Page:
To read the earlier E-Sylum article, see: A NUMISMATIC LIBRARY ON A CD (



Last week Dave Hirt asked about the relative desirability of high condition numismatic items vs. those which are worn from actual use.

Rosenbaum and Hay scrip note

Harold Levi writes:

In one of the Stack's John J. Ford, Jr. auctions, there were two medallions made by Robert Lovett, Jr. for the Washington Light Infantry (WLI), of Charleston, South Carolina. The medals were presented to the 144 members of the WLI in November 1860.

One of the two medals had signs of having been worn by the recipient. The second medal was a high grade example that never had a suspension loop. I have strong reason to believe the second medal was Lovett's memento of the project.

The worn medallion sold for over $600. The unworn unused medallion sold for less than $300. One medal was worn by a Confederate soldier the other was not. Obviously, in this case, historical usage was more important than condition.

With another view, Alan V. Weinberg writes:

As to the "proof" condition of the Polk medal, I specified it descended down through President Millard Fillmore's family and was offered as such along with dozens of other Fillmore presidential ephemera so naturally it was in choice condition. Down through over a century, the choicer the Indian Peace medal, the higher the collector appeal and market value.

See the two John J. Ford, Jr. Stack's sales of Ford's IPM's for a comparison of values between a choice and abused or worn silver IPM. Unless a "beat up" silver IPM can be precisely documented to a specific famous and known Indian chief - and only a handful can - the condition of an IPM is very important to its appeal and value to any institution or collector.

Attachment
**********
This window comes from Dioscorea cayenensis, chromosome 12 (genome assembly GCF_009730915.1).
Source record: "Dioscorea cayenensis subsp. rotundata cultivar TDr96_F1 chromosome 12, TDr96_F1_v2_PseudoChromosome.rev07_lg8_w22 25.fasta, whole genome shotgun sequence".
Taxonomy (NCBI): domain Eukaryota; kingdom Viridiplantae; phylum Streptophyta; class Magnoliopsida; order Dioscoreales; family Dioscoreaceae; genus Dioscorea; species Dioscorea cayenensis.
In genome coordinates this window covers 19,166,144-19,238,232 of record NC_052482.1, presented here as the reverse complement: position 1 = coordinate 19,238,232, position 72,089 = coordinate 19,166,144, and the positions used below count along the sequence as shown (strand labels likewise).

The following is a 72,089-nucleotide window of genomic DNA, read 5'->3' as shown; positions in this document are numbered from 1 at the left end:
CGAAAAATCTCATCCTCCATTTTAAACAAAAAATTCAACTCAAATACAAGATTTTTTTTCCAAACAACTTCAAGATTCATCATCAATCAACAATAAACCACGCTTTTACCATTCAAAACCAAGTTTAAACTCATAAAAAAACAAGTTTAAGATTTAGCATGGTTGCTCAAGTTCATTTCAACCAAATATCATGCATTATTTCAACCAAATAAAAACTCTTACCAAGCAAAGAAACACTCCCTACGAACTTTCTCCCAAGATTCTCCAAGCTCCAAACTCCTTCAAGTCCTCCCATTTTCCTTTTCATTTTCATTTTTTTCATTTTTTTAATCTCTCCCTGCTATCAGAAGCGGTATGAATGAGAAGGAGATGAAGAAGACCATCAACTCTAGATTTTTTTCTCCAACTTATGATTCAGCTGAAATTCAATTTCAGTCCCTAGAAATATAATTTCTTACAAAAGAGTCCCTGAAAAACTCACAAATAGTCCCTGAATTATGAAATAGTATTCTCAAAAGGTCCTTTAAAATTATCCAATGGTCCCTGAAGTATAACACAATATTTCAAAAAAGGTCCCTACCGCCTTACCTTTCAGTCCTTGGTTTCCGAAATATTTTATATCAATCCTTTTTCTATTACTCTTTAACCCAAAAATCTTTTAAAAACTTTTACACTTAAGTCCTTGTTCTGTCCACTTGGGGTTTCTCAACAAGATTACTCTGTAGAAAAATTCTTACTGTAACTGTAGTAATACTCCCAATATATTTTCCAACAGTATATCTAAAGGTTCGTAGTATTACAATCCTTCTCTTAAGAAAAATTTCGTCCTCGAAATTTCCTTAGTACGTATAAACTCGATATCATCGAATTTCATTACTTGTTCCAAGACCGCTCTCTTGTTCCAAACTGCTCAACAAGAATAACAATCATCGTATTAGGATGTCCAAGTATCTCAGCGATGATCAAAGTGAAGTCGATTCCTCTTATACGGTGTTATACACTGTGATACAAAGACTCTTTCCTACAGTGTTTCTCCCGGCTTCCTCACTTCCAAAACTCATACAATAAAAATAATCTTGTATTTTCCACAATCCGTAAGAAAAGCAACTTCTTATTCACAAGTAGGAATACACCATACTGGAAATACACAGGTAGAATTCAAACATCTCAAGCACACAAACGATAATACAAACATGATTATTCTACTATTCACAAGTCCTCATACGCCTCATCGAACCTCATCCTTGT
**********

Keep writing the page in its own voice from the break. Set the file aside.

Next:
Bruce W. Smith writes:

As stamp collectors know, a used stamp is often worth may times what an unused one is worth. To coin or paper money collectors, that is heresy. But there are three good reasons for this. First, many collectors simply prefer a used stamp -- something which actually went through the mail and has some connection to history. To them an unused stamp is an unblossomed flower. Second, in the late 1800's and early 1900's, stamp collecting was very popular, worldwide, but it was a new hobby with little literature. The result was that large numbers of forgeries -- even of common stamps -- were produced for sale to collectors.

One of the biggest counterfeiters, strangely, was the Scott Stamp Company, which used its forgeries to illustrate early editions of its catalogs! Those illustrations have long since been removed, and Scott repented fully. But for collectors, a postmark provides some measure of assurance that the stamp is genuine. Of course, forged postmarks were sometimes added to forged stamps, but this required extra work, and was usually reserved for forgeries of rare stamps.

Third, and perhaps most important, when a used stamp is worth more than an unused one, it is usually because the stamp is simply rare in used condition, but common in unused condition. This is particularly true for Chinese stamps of the 1940's. Due to the wartime and post war inflation, low denomination stamps simply could not be used for postage, but were often sold to stamp dealers for next to nothing. As the pace of inflation increased, new issues of stamps were in use for shorter and shorter periods, so that relatively few got used and even fewer survived and got into collections.

David Gladfelter writes:

Each of us must answer that question for him/herself.

I had two examples of a rare piece of New Jersey glass works scrip. One was an unsigned, never used remainder, nice and bright. It has been traded off to a fellow collector. The one you see here is the one that remains in my collection.

Another time Steve Tanenbaum and I divvied up a lot of Civil War era scrip. There were duplicate copies of Krause WI-370 SC2 and I gave Steve first pick. He chose the uncirculated remainder. I was happy with the issued note several grades lower. Guess you could put me in the Dave Hirt camp.

Granvyl Hulse writes: